Today, July 21 2009 must be 'Spread Offense Day' at They released today a buffet style menu of articles dedicated to the spread offense in college football. A lot of good stuff from some great coaches on 'that dieing offense' ... HA!

Here's the link to all the articles:

We thought it would be fit to put Coach Rod as the picture... still the 'Chairman of The Board' of the shot gun spread option offense.

Keep spreading u'm !


Saturday, July 18, 2009

Does NFL Technology Favor The No Huddle Spread Option Offense?

I was wondering the other day if the NFL with its micro-phoned helmets that allow a coach to communicate with the Quarterback in real-time makes the no huddle spread option offense more conducive then college and high school?

Just to clear up one thing, this microphone communication in the NFL shuts off automatically with 15 seconds left on the 40/25 second play clock, but that still gives the coaches up in the booth time to relay an initial defensive look downstairs that can be sent in to the dual threat QB on the field.

We've all seen it during college and high school games, the QB in a no huddle shot gun spread offense checking with the sideline between one to three times prior to the snap, then audibling the best possible play to the rest of the offense based on the information from the coaches box. At these levels, the coaches and spotters (usually the back up quarterback's) need to hand signal the audibles to the QB on the field.

I believe I once read an article where Rich Rodriguez was asking the NCAA to look into microphoned helmets at the college football level.

One point to bring up, beginning last NFL season (2008), the defense also uses the same microphone technology, designating one player (usually the "Mike" linebacker or strong safety) to get the play call(s) from the sideline.

It'll be interesting to see if this advancement in real-time coach to player communication at the NFL level assists at all as the spread option offense makes its way into the NFL.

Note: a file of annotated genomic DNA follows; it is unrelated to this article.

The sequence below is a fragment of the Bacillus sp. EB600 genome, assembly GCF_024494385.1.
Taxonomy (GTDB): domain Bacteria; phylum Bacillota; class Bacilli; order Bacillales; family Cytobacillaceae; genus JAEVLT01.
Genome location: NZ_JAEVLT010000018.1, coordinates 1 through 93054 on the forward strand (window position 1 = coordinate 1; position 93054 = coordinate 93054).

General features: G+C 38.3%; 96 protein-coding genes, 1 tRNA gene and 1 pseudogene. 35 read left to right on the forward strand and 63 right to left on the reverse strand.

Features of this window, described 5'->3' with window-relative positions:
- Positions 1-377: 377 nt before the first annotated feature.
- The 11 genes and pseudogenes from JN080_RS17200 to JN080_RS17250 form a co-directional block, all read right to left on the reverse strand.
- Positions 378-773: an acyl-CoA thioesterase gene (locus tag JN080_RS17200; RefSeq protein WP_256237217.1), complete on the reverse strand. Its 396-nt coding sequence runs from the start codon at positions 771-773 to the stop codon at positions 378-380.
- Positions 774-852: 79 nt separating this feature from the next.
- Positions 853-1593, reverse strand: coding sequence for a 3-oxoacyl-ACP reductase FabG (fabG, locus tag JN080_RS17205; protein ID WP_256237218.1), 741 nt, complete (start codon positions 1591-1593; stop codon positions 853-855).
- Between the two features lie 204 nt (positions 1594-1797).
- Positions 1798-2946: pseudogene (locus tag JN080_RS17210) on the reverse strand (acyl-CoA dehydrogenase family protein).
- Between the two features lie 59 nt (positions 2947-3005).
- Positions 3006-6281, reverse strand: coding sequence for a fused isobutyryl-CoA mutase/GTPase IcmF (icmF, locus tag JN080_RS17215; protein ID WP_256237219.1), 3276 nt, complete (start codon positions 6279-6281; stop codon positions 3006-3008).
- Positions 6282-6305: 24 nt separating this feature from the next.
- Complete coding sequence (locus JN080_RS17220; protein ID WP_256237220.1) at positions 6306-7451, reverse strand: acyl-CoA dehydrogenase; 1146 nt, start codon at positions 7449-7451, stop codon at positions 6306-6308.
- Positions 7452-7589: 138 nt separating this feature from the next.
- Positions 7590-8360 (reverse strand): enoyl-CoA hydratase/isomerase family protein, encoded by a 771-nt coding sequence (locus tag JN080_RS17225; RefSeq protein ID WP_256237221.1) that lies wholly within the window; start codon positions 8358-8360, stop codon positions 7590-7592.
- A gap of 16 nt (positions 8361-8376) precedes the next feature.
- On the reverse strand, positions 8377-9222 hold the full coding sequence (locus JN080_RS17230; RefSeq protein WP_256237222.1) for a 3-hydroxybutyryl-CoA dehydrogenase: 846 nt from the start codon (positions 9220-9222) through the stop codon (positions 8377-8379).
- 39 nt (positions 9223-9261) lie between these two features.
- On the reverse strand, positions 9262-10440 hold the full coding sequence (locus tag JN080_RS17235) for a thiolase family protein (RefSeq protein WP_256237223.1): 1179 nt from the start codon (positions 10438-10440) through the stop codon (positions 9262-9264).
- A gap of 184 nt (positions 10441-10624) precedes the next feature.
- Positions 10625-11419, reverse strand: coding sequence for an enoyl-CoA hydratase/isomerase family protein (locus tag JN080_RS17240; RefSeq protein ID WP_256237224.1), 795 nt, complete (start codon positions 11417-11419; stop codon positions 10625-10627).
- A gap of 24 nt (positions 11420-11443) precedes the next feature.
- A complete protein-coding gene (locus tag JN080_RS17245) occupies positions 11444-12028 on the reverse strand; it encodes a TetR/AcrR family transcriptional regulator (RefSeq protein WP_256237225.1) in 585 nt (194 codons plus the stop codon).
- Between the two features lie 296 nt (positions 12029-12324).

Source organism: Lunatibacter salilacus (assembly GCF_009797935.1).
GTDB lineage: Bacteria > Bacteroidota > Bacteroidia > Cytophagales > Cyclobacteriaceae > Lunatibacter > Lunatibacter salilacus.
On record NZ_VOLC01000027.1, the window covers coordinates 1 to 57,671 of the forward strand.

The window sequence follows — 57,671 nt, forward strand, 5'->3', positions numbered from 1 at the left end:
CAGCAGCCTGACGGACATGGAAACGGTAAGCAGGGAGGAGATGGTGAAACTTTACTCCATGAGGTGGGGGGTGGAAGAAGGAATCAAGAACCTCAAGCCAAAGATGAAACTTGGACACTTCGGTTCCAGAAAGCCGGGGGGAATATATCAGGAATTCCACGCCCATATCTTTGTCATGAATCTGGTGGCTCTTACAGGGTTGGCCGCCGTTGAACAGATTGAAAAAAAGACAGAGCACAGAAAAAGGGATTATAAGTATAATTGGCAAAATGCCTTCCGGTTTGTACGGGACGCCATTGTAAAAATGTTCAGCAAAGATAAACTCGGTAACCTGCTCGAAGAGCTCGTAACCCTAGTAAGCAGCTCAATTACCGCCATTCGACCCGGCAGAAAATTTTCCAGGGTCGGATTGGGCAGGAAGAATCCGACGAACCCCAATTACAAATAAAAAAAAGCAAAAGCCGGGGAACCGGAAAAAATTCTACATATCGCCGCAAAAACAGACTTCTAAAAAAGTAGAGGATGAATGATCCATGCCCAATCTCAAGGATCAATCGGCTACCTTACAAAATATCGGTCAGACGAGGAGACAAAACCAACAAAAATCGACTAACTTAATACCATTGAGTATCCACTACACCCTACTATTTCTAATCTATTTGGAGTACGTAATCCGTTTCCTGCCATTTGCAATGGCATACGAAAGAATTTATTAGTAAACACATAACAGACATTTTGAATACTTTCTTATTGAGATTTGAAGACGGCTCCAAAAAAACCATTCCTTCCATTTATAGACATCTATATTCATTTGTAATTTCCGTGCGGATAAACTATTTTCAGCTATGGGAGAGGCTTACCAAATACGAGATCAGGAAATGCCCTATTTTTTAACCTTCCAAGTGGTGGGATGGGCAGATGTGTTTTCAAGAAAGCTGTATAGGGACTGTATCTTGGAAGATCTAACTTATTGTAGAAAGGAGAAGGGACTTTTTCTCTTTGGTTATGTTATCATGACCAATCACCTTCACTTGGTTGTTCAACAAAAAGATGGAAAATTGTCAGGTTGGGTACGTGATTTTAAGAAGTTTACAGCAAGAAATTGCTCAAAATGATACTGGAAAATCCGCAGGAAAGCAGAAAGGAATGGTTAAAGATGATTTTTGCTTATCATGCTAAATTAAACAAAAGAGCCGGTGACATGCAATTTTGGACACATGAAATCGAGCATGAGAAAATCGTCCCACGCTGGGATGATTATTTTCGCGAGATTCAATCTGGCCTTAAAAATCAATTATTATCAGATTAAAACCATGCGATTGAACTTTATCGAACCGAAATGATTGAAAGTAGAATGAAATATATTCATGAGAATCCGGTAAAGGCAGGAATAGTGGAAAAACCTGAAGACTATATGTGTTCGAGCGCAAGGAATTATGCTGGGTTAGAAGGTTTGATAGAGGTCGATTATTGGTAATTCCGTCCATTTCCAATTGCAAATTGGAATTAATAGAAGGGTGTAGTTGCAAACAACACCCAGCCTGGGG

Keep spreading u'm!

--Mark (video sharing library)

Thursday, July 16, 2009

2009 College Football Schedule - Spread Offense Action Galore

I recently took a look at the 2009 major college football schedule and if you're a fan of the spread offense, get ready for a buffet type feast of action.

Below I decided to list some must see early season games (with TV coverage, if available) showcasing shot gun spread offenses going against one another.

Auburn vs Miss State - Sept 12th
Auburn vs West Virginia - Sept 19th (ESPN 2)
Ball State vs Auburn - Sept 26th
Boise State vs. Oregon - Sept 3rd (ESPN)
Bowling Green vs. Missouri - Sept 12th
Florida vs Troy - Sept 12th
Illinois vs. Missouri - Sept 5th (ESPN)
New Mexico vs. Tulsa - Sept 12th
Oregon vs Utah - Sept 19th (ESPN)
Utah State vs Utah - Sept 3rd
TCU vs. Virginia - Sept 12th (ESPN)
Wyoming vs. Texas - Sept 12th
Texas vs Texas Tech - Sept 19th (ABC)
Brigham Young vs Oklahoma - Sept 5th (ESPN)
Indiana vs Michigan - Sept 26th
Ohio vs. North Texas - Sept 12th
Houston vs Texas Tech - Sept 26th (ESPN 2)
Tulsa vs Oklahoma - Sept 19th (FSN)

I'll get another listing out as the season progresses, but get those DVR's warmed up and set your email calenders with the above for now.

Keep spreading u'm!


Friday, July 3, 2009

Maybe A Taste Of What We'll See? - NFL Spread Option Football

How many times in the NFL do you see a running back go untouched for a 50 yard touchdown? Watch the video below, as Ricky Williams of the Miami Dolphins did exactly that in a game last year vs. Seattle.

Oh ya, the play was ran out of the shot-gun spread option formation, with Ronnie Brown playing QB. Now, imagine putting Patrick White at QB, with Brown and Williams in the tripe option set.

I'm predicting fun times ahead, not only on Saturday's, but Sunday's!

Original Video

"The NFL has always been ahead of the college game, but what's happened now is that so many (college) teams are running some version of the spread, and doing it so well, that it's catching the NFL's attention," college football analyst Todd Blackledge said. "And these talented players the NFL is getting are so accustomed to it, you now have NFL people thinking that one of the ways to get the most out of them is doing what they're most comfortable with."